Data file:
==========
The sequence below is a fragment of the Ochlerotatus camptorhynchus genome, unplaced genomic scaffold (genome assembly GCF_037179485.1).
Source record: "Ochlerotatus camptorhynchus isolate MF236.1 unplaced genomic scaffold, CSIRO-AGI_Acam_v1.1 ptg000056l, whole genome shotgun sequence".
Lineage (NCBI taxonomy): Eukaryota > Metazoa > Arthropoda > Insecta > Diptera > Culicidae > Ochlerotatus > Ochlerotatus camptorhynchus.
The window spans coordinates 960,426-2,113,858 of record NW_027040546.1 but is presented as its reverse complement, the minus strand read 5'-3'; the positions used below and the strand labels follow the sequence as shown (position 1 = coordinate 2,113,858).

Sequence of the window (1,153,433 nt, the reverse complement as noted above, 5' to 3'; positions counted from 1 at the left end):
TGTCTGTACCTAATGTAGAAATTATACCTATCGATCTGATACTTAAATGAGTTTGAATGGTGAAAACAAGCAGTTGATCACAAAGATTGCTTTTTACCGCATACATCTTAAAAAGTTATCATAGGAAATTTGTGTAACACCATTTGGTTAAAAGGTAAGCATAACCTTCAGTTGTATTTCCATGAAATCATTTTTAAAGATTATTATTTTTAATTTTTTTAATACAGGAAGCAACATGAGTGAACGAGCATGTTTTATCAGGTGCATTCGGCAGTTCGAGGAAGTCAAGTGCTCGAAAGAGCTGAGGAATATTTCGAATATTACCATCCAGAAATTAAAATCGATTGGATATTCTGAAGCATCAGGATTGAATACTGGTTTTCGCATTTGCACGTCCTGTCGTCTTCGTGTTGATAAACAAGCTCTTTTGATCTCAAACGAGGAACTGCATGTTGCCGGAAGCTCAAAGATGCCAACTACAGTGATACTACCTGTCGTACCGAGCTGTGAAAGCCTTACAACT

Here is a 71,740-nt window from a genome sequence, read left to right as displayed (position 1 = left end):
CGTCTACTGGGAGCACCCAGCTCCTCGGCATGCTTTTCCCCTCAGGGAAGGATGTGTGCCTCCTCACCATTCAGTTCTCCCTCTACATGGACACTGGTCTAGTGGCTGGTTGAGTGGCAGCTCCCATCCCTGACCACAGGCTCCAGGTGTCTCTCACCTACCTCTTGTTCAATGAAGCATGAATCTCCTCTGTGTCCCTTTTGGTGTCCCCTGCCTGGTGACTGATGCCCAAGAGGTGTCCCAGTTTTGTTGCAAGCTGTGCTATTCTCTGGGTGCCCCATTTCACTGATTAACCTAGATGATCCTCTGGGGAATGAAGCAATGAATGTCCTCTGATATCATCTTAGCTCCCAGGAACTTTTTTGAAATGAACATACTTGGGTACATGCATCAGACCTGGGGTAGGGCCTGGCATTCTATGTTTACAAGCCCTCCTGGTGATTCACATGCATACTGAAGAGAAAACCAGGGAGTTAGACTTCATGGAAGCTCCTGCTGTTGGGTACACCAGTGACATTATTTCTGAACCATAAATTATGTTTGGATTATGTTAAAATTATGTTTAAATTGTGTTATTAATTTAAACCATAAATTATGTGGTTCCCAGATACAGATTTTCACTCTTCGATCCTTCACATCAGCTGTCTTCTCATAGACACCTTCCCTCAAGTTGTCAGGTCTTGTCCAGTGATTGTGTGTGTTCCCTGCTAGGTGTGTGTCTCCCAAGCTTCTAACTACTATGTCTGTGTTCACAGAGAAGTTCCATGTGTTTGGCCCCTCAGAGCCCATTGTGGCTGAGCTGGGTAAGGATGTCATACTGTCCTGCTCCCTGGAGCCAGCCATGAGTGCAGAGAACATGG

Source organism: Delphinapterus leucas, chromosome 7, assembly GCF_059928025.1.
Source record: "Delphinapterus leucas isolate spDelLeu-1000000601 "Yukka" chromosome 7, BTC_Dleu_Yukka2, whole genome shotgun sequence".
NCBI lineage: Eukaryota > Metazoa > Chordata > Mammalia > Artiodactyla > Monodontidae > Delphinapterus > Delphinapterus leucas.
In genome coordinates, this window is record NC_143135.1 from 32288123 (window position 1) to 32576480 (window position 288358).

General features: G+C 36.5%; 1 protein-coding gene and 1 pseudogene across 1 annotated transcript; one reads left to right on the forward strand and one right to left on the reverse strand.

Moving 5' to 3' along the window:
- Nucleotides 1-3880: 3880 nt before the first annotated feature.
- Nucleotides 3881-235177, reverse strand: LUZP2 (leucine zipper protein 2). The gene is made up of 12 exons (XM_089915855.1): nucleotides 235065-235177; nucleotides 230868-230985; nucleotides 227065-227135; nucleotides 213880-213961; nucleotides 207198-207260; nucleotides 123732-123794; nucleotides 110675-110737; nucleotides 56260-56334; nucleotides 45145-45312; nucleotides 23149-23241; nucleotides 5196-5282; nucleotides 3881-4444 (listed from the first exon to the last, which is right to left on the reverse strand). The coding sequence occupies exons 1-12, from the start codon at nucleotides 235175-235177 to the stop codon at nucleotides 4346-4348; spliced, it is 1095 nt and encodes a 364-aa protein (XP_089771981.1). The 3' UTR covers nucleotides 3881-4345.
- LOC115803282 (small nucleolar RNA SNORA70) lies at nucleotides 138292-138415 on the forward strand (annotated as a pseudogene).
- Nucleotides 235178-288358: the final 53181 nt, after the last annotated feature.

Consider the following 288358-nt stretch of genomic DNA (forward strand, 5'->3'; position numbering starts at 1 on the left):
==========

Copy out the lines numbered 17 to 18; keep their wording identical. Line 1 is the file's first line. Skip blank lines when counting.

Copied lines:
- LOC115803282 (small nucleolar RNA SNORA70) lies at nucleotides 138292-138415 on the forward strand (annotated as a pseudogene).
- Nucleotides 235178-288358: the final 53181 nt, after the last annotated feature.